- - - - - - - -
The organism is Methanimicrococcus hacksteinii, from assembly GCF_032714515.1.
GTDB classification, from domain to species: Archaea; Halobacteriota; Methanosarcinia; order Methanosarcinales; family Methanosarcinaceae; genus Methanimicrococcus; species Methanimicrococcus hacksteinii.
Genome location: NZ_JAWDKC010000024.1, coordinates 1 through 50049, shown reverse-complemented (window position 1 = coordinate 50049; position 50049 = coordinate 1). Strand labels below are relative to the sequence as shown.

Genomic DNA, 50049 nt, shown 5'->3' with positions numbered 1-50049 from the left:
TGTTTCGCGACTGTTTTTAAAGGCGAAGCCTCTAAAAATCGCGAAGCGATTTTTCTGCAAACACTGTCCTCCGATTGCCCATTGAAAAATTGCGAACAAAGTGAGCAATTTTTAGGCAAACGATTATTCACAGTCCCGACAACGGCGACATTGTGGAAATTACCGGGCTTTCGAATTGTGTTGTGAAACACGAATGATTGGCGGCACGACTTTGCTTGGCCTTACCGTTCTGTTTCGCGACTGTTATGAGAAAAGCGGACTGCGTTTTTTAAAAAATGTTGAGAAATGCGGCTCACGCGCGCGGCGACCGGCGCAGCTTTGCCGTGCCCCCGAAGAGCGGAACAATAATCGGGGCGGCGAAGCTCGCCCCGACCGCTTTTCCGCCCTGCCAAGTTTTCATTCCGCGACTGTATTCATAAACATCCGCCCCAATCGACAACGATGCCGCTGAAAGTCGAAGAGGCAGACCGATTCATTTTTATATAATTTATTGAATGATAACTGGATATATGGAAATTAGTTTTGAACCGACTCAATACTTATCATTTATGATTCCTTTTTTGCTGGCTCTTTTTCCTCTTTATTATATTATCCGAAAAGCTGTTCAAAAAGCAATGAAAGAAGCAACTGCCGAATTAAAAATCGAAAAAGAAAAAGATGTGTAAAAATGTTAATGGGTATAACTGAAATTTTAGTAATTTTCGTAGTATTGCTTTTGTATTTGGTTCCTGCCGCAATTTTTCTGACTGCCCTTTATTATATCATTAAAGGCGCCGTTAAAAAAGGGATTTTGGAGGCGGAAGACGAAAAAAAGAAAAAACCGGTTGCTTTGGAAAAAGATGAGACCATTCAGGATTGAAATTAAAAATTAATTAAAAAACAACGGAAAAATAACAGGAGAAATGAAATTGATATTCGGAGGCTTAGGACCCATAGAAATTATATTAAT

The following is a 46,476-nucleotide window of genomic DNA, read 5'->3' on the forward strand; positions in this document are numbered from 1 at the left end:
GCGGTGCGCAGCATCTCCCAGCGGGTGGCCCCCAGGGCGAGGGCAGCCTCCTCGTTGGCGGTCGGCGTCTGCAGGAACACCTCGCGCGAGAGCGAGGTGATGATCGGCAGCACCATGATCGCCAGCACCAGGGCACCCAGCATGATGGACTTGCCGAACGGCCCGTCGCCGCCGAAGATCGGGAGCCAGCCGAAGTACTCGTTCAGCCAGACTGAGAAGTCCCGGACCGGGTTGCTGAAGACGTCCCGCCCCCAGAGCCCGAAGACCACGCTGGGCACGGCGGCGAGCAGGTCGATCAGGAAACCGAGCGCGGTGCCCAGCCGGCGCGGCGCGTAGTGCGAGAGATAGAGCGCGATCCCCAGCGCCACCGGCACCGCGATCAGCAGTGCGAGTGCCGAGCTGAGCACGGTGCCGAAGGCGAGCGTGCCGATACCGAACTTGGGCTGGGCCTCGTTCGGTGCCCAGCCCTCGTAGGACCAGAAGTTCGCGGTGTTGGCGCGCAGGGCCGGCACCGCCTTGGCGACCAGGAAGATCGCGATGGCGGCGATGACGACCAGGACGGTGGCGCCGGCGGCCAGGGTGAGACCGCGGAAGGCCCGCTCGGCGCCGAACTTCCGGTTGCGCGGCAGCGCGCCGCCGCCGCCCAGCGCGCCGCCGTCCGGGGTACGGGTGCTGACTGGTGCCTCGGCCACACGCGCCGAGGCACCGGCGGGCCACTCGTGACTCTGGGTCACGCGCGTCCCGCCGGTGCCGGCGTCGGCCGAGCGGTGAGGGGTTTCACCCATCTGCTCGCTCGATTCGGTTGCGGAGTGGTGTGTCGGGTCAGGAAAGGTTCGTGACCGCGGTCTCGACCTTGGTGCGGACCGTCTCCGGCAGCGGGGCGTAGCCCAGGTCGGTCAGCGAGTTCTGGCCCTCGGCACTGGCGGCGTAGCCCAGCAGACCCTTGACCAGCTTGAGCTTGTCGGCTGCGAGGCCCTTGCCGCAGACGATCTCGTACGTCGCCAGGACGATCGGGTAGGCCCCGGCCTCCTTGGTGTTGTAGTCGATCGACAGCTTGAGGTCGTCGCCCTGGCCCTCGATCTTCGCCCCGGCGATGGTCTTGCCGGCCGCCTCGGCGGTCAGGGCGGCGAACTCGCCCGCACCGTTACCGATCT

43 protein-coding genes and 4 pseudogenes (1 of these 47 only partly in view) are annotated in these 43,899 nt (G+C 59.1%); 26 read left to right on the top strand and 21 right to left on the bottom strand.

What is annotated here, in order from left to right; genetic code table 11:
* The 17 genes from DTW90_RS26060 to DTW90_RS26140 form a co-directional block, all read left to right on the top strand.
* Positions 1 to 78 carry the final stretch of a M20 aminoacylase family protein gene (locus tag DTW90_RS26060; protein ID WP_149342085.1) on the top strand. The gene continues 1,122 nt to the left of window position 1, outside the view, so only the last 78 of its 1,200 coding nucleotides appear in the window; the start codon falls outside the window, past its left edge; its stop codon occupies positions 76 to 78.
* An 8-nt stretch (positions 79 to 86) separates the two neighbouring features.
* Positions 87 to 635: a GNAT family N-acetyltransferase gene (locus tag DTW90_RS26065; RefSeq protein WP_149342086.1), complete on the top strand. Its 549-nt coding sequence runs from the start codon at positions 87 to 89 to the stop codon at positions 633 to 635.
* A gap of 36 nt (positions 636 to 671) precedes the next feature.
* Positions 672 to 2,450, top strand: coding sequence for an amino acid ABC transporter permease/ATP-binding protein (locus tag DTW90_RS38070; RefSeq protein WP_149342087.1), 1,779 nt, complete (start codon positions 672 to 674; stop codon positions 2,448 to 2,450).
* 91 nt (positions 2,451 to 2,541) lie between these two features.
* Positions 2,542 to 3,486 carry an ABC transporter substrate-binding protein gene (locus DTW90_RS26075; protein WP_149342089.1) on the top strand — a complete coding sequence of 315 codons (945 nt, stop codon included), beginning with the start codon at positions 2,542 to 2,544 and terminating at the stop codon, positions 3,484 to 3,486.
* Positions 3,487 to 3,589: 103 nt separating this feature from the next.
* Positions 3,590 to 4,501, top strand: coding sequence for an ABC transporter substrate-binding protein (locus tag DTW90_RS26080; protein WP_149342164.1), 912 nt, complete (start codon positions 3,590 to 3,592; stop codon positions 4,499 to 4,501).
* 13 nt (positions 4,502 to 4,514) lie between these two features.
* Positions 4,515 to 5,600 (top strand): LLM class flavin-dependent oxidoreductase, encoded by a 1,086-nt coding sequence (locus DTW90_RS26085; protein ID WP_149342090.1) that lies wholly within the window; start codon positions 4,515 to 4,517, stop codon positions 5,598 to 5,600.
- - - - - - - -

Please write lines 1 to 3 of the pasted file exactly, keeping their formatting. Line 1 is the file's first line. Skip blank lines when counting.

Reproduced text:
The organism is Methanimicrococcus hacksteinii, from assembly GCF_032714515.1.
GTDB classification, from domain to species: Archaea; Halobacteriota; Methanosarcinia; order Methanosarcinales; family Methanosarcinaceae; genus Methanimicrococcus; species Methanimicrococcus hacksteinii.
Genome location: NZ_JAWDKC010000024.1, coordinates 1 through 50049, shown reverse-complemented (window position 1 = coordinate 50049; position 50049 = coordinate 1). Strand labels below are relative to the sequence as shown.